Shop Windows to the Universe

Check out the fun Earth science related bumper stickers in our online store! Express yourself!
Calcite crystals
Click on image for full size
Windows Original.

Try the calcite optical illusion!

You can use perfect calcite crystals to make an optical illusion called double refraction. Calcite has unique optical properties that split a ray of light into two beams that are bent at different angles because they travel at slightly different speeds. This splitting of light means that you see double when you look through a calcite crystal. It looks like there is two of everything!

Make a small drawing on a piece of paper, much smaller than your crystal of calcite. Place a transparent crystal of calcite on top of the drawing on the piece of paper. Spin the crystal slowly in a circle. In one position, your drawing will appear as a single image, but as you rotate the crystal, the drawing will gradually split into two images. Your drawing appears as a single image only when both light beams are traveling the same speed. This happens when light is traveling parallel to the primary axis of the crystal.

Last modified April 25, 2003 by Lisa Gardiner.

Shop Windows to the Universe Science Store!

The Fall 2010 issue of The Earth Scientist, focuses on rocks and minerals, including articles on minerals and mining, the use of minerals in society, and rare earth minerals, and includes 3 posters!

Windows to the Universe Community

News

Opportunities

You might also be interested in:

Traveling Nitrogen Classroom Activity Kit

Check out our online store - minerals, fossils, books, activities, jewelry, and household items!...more

Calcite

Calcite is typically found in the sedimentary rock called limestone. It can also be the cement that holds other sedimentary rocks, such as sandstone, together. Outside the sedimentary rock spectrum, calcite...more

Whatís That Mineral?

Each type of mineral is made of a unique group of elements that are arranged in a unique pattern. However, to identify minerals you donít need to look at the elements with sophisticated chemical tests....more

Quartz

Quartz is the second most common mineral in Earthís crust. It is a member of the quartz group, which includes less common minerals such as opal, crystobalite, and coesite. Silica (Si) and Oxygen (O) are...more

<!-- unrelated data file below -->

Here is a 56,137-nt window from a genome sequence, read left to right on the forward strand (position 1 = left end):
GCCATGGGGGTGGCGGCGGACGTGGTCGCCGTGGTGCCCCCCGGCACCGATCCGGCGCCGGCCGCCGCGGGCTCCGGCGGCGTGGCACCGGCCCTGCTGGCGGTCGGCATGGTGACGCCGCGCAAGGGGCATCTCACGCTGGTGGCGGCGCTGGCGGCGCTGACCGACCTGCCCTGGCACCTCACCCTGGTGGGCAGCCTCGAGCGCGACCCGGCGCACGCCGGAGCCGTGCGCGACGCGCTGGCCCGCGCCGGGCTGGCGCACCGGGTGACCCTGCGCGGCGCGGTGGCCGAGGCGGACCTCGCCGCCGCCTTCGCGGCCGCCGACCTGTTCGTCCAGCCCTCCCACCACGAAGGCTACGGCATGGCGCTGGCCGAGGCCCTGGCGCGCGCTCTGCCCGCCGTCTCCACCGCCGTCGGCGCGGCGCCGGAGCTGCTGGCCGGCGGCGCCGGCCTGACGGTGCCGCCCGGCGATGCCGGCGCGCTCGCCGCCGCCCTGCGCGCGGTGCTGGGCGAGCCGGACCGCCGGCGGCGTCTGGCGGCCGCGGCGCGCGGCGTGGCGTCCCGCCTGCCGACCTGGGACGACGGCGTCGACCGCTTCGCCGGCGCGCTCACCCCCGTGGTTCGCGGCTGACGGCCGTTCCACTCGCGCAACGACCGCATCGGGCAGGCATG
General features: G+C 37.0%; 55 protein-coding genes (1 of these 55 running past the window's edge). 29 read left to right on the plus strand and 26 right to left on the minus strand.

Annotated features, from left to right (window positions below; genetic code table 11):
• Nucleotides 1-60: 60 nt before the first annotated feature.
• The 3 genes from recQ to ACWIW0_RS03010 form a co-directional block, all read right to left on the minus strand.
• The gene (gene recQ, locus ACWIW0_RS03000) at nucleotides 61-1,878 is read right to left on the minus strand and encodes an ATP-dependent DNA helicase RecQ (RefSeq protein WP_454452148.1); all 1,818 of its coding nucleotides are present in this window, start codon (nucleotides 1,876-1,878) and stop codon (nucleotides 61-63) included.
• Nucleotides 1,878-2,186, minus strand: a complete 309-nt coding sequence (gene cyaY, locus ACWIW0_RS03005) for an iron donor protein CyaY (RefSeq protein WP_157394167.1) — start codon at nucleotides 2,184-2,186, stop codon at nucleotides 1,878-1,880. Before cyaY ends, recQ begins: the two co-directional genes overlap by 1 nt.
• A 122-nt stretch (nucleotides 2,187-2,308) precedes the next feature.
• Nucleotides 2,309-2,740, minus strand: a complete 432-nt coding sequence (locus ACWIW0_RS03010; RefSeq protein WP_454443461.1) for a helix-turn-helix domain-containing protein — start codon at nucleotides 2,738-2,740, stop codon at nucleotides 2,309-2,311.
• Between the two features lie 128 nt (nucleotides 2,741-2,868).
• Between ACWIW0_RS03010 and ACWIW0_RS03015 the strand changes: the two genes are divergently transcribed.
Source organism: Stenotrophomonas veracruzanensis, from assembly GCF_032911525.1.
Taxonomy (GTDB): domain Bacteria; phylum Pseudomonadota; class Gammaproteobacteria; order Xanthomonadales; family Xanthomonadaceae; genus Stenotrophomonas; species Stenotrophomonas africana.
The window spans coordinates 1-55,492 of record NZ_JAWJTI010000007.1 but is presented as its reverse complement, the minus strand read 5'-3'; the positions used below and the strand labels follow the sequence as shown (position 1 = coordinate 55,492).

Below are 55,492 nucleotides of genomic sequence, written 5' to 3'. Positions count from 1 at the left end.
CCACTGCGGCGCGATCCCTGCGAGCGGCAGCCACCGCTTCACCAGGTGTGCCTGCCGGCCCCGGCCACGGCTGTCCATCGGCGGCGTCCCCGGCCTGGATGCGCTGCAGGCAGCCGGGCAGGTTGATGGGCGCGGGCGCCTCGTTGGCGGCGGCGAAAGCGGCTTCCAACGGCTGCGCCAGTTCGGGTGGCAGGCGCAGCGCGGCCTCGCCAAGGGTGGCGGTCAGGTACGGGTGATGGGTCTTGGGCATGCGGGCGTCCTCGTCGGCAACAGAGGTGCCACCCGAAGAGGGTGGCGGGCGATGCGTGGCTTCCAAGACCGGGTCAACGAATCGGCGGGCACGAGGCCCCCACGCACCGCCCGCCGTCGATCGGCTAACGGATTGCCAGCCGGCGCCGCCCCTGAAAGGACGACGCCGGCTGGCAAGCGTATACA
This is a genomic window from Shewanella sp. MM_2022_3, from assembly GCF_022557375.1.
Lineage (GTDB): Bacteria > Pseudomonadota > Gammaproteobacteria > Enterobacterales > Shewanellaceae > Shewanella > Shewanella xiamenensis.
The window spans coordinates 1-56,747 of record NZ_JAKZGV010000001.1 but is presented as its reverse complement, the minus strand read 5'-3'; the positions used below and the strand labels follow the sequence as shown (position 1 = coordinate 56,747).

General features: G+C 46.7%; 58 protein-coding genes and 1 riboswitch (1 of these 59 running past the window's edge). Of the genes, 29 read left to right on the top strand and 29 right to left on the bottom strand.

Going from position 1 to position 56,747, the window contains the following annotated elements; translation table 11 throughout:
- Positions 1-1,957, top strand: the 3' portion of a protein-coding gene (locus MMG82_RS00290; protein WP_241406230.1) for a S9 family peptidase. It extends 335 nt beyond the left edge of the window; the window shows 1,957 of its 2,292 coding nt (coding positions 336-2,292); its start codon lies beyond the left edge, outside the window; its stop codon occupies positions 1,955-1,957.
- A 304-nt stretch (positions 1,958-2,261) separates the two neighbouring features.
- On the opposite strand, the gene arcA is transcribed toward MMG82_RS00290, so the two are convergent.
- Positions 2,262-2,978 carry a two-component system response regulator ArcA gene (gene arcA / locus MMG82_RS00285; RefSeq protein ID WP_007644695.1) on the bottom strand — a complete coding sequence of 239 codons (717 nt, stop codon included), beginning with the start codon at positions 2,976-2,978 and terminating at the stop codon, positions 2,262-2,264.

Mica Minerals

Mica minerals make some rocks sparkle! They are often found in igneous rocks such as granite and metamorphic rocks such as schist. They sparkle because light is reflected on their flat surfaces, which...more

Feldspar

Feldspar is the most common mineral in the Earthís crust, so you are very likely to find it in the rocks you collect! It is found it all of the three rock types, but is most common in intrusive igneous...more

Olivine

Olivine looks like little green crystals. It is typically found in some igneous and metamorphic rocks. Often the crystals are so small that you need to use your hand lens or magnifying glass to see them...more

Type of Minerals

So far, over 2000 minerals have been found, and every year new ones are discovered. This is a pretty overwhelming number of different types of minerals, however, you don't need to know them all to be...more

Windows to the Universe, a project of the National Earth Science Teachers Association, is sponsored in part is sponsored in part through grants from federal agencies (NASA and NOAA), and partnerships with affiliated organizations, including the American Geophysical Union, the Howard Hughes Medical Institute, the Earth System Information Partnership, the American Meteorological Society, the National Center for Science Education, and TERC. The American Geophysical Union and the American Geosciences Institute are Windows to the Universe Founding Partners. NESTA welcomes new Institutional Affiliates in support of our ongoing programs, as well as collaborations on new projects. Contact NESTA for more information. NASA ESIP NCSE HHMI AGU AGI AMS NOAA